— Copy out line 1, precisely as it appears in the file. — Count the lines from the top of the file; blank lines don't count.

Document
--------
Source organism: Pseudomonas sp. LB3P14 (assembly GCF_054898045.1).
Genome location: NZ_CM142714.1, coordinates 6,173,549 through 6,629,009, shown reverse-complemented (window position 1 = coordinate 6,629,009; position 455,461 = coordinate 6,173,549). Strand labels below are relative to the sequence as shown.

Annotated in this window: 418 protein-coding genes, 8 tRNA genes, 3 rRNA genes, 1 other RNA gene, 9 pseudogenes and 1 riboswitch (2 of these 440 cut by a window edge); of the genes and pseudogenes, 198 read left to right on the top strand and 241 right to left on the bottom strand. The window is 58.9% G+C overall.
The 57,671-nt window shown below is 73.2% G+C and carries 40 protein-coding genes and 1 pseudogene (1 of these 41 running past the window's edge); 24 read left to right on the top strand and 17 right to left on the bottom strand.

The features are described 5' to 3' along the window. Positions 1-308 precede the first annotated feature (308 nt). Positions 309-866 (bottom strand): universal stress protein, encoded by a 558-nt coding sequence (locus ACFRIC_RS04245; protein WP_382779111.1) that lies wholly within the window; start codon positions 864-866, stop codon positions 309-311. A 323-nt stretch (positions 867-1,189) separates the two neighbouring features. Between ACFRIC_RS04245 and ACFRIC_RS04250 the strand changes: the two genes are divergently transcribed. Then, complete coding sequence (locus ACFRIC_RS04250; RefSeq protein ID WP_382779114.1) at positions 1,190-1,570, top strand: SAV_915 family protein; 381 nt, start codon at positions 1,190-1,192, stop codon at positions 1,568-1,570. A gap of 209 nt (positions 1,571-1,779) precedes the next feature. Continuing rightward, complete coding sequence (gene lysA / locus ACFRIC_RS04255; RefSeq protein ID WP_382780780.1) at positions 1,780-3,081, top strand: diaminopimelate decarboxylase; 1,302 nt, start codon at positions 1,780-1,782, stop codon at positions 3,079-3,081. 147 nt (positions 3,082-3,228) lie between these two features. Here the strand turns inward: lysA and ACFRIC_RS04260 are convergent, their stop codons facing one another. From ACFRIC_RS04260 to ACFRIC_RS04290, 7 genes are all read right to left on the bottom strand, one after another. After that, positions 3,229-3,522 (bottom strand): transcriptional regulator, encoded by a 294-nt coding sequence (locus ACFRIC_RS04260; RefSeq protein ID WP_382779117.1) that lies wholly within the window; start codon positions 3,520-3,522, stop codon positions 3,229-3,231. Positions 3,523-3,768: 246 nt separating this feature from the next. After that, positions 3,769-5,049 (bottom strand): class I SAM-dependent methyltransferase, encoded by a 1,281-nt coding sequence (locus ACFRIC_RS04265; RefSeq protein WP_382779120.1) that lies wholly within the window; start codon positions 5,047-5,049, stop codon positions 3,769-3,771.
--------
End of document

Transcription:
Source organism: Pseudomonas sp. LB3P14 (assembly GCF_054898045.1).